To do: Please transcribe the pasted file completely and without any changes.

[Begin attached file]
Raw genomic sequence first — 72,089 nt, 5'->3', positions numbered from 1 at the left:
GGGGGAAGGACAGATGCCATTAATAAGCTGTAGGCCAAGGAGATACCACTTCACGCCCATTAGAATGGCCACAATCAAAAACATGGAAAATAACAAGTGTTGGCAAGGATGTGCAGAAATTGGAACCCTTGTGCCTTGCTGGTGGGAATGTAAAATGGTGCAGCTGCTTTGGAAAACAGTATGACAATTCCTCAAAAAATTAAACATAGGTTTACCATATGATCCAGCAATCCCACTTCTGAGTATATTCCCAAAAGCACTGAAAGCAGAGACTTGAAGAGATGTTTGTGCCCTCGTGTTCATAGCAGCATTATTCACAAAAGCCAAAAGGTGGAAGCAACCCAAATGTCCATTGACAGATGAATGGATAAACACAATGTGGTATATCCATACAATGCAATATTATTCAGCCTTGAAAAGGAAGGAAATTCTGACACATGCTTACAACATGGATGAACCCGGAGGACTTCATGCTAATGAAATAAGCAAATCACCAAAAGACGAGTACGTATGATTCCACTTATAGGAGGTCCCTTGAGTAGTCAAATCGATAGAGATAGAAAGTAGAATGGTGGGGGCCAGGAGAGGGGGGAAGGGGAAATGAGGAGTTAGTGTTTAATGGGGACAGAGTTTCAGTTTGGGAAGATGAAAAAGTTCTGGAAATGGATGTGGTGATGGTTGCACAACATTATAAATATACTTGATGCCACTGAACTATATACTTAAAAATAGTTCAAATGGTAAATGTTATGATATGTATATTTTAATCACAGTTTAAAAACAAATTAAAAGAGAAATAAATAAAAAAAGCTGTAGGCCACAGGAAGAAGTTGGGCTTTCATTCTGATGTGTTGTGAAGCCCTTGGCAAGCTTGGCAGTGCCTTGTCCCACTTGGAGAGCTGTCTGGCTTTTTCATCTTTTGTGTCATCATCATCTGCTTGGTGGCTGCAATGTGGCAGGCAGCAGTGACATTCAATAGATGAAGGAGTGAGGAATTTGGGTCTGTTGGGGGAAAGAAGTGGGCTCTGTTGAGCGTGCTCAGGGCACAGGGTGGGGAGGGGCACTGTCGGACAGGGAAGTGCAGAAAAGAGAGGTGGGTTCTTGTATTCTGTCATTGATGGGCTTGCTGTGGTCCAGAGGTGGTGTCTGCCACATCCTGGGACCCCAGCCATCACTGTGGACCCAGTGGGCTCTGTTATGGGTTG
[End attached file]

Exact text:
Raw genomic sequence first — 72,089 nt, 5'->3', positions numbered from 1 at the left:
GGGGGAAGGACAGATGCCATTAATAAGCTGTAGGCCAAGGAGATACCACTTCACGCCCATTAGAATGGCCACAATCAAAAACATGGAAAATAACAAGTGTTGGCAAGGATGTGCAGAAATTGGAACCCTTGTGCCTTGCTGGTGGGAATGTAAAATGGTGCAGCTGCTTTGGAAAACAGTATGACAATTCCTCAAAAAATTAAACATAGGTTTACCATATGATCCAGCAATCCCACTTCTGAGTATATTCCCAAAAGCACTGAAAGCAGAGACTTGAAGAGATGTTTGTGCCCTCGTGTTCATAGCAGCATTATTCACAAAAGCCAAAAGGTGGAAGCAACCCAAATGTCCATTGACAGATGAATGGATAAACACAATGTGGTATATCCATACAATGCAATATTATTCAGCCTTGAAAAGGAAGGAAATTCTGACACATGCTTACAACATGGATGAACCCGGAGGACTTCATGCTAATGAAATAAGCAAATCACCAAAAGACGAGTACGTATGATTCCACTTATAGGAGGTCCCTTGAGTAGTCAAATCGATAGAGATAGAAAGTAGAATGGTGGGGGCCAGGAGAGGGGGGAAGGGGAAATGAGGAGTTAGTGTTTAATGGGGACAGAGTTTCAGTTTGGGAAGATGAAAAAGTTCTGGAAATGGATGTGGTGATGGTTGCACAACATTATAAATATACTTGATGCCACTGAACTATATACTTAAAAATAGTTCAAATGGTAAATGTTATGATATGTATATTTTAATCACAGTTTAAAAACAAATTAAAAGAGAAATAAATAAAAAAAGCTGTAGGCCACAGGAAGAAGTTGGGCTTTCATTCTGATGTGTTGTGAAGCCCTTGGCAAGCTTGGCAGTGCCTTGTCCCACTTGGAGAGCTGTCTGGCTTTTTCATCTTTTGTGTCATCATCATCTGCTTGGTGGCTGCAATGTGGCAGGCAGCAGTGACATTCAATAGATGAAGGAGTGAGGAATTTGGGTCTGTTGGGGGAAAGAAGTGGGCTCTGTTGAGCGTGCTCAGGGCACAGGGTGGGGAGGGGCACTGTCGGACAGGGAAGTGCAGAAAAGAGAGGTGGGTTCTTGTATTCTGTCATTGATGGGCTTGCTGTGGTCCAGAGGTGGTGTCTGCCACATCCTGGGACCCCAGCCATCACTGTGGACCCAGTGGGCTCTGTTATGGGTTG